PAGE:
Nursing Home Expense and Irrecovable Trusts

Many people have transferred their homes into irrevocable trusts as a way of making themselves eligible for state assistance if they go into a nursing home. Most know that this has to be done five years before they enter the nursing home. What they may not know, but should, is that MassHealth has been declining benefits to some applicants based on the existence of an Irrevocable Trust, even if the Trust was established and funded prior to the five-year look back period. MassHealth is using an “any circumstances” test to determine if the applicant is entitled in any way to the principal of the trust. If he or she is, MassHealth will decline assistance and the courts may or may not concur, depending on the exact terms of the trust.

The SJC has considered this issue in two cases, overturning the Superior Court decisions which confirmed the denial of benefits by MassHealth. However, in those cases, the Court left open the possibility that other terms of the trust might give the applicant the right to principal from the trust assets which would justify a denial of benefits. Both cases were combined in the Massachusetts Supreme Judicial Court (SJC) decision, Daley v. Secretary of the Office of Health and Human Services and Director of Office of Medicaid, 477 Mass. 188.

In the first case (Nadeau), the home of the applicant had been transferred to an irrevocable trust which trust contained a provision allowing the applicant to use and occupy the residence for life. The Trust provided for payment of income to the applicant- but no payments of principal were allowed. For MassHealth eligibility, payments of income are allowed and are not a disqualifying factor. However, MassHealth denied eligibility based on the “use and occupancy” language in the Trust, and considered the home a “countable asset.” But the SJC reasoned that if the Trust decided to rent the property, the rental payments would be income to the Trust and would then be an income distribution to the applicant. Therefore, the applicant’s use and occupancy of the property would be considered as a distribution of income to the applicant, not principal.

The SJC reversed the Superior Court decision. BUT the Court did remand the matter back to MassHealth to determine if two other provisions of the Trust may fall under the “any circumstances” test. One provision gives the applicant the right to appoint all or any part of the trust property to any one or more charitable or non-profit organizations. The second provision was that the trustee may pay any tax liability from the corpus of the trust arising from distributions of income to the applicant. We will be looking for the decision on these two provisions.

In the second case (Daley), the applicant had conveyed the home to the applicant for life with the remainder to an irrevocable trust. MassHealth argued that the equity in the home was a countable asset. Historically, retention of a life estate in an applicant’s home (established before the five-year look back period) is not a disqualifying event. The SJC held that “where the irrevocable trust does not own the life estate in the applicant’s primary residence, the continued use of the home by the applicant pursuant to his or her life estate interest does not make the remainder interest in the property owned by the trust available to the applicant.”  The SJC reversed the judgment. But like the first case above, remanded the matter to MassHealth for a further determination under the “any circumstances” test with regard to the same provision set forth above about the payment of any tax liability that was incurred as a result of a distribution of income.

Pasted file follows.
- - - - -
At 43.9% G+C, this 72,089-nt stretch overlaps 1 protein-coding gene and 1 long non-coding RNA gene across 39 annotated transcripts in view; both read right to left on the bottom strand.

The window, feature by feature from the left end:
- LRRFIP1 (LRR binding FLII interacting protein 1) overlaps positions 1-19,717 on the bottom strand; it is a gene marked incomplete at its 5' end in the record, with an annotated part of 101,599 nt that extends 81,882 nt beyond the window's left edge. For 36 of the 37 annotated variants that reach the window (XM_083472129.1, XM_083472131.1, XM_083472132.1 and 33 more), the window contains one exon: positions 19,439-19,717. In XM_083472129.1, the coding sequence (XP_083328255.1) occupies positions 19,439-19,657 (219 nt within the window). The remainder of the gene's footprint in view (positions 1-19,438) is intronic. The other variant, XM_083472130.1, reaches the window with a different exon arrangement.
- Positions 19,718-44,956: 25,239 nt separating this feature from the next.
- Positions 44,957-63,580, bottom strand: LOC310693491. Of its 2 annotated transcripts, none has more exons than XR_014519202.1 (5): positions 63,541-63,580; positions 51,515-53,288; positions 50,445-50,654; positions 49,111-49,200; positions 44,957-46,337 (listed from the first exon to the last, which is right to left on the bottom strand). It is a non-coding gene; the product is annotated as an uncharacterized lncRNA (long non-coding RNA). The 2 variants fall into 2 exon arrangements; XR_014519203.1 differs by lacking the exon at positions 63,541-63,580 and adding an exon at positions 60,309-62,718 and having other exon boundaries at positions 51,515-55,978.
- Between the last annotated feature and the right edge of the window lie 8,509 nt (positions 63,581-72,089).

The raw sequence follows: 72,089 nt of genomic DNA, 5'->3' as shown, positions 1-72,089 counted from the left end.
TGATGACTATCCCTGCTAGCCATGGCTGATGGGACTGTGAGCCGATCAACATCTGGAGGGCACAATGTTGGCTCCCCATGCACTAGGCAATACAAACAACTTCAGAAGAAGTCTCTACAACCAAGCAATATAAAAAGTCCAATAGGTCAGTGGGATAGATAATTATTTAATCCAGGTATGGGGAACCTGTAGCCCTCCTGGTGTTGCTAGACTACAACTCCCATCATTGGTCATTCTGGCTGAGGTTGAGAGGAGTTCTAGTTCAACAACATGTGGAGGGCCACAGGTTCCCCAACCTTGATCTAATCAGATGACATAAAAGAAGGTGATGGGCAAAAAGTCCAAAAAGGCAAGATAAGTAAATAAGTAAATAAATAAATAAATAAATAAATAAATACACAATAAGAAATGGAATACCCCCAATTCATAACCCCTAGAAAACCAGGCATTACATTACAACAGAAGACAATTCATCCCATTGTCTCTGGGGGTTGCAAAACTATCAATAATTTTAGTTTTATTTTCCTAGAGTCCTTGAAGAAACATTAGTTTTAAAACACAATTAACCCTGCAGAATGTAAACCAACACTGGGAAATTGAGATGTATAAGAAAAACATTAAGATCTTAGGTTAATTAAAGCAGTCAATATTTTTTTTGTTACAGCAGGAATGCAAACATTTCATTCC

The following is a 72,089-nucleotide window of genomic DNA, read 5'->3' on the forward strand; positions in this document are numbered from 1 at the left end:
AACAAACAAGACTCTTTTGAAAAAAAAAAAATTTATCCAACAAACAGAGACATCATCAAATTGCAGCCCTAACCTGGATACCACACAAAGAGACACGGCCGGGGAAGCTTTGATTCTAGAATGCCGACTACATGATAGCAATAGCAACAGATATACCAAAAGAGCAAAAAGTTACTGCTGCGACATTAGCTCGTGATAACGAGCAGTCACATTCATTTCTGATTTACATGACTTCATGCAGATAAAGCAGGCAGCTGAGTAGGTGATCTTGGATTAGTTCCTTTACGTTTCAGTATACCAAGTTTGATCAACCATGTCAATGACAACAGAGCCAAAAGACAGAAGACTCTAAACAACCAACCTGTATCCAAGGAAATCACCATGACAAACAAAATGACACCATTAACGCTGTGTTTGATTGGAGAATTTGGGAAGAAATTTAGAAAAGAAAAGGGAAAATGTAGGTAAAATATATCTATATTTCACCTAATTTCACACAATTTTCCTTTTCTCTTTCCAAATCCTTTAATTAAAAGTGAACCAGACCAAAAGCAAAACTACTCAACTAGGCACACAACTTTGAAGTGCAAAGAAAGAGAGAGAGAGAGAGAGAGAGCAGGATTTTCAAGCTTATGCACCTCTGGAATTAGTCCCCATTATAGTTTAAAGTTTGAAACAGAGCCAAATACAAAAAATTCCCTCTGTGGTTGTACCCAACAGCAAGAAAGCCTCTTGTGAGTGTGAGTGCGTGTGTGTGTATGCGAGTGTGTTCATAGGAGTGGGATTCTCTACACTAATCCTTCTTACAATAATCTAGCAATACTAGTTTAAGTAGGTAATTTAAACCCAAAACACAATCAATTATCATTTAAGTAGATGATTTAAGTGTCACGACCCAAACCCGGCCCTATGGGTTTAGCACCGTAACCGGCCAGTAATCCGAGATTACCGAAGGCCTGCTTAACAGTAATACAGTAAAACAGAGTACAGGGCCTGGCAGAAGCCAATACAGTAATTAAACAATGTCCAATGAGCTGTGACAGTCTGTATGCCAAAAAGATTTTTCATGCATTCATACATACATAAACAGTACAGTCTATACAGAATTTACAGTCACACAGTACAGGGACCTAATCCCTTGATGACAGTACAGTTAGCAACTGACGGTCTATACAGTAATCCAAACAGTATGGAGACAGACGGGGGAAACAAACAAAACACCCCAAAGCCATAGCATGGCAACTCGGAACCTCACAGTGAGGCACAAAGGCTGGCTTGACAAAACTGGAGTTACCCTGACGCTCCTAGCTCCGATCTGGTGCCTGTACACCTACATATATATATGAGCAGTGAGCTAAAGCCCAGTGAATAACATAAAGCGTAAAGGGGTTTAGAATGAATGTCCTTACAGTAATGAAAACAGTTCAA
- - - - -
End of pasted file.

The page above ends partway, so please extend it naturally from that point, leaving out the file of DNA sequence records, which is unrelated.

As the demand for MassHealth assistance for nursing home costs increase, it appears MassHealth is becoming more stringent in its interpretation of irrevocable trusts and also that the State legislature is inclined to pass laws to make sure the MassHealth system is protected from those trying to “hide” (protect) assets.

There are risks involved when transferring assets to an irrevocable trust to protect those assets. Once assets are in this type of irrevocable trust, the donor has no control in the funds and also has no rights to access the funds. The donor has given up all ownership rights to the assets. Federal and State laws governing the eligibility rules for the agency providing long term care benefits (currently MassHealth) change often. An irrevocable trust created prior to any such changes may not fall within the eligibility rules in effect at the time an application for benefits is submitted and the request for assistance may be denied.  Also, in the event life’s circumstances change and access to these funds would help, such as paying for home care or unexpected health care costs, there is no guaranty the trustee will release the funds.

These are complicated issues and cannot be decided in a vacuum.

We are available to work with you on these complex and important matters.

If we can assist, please call.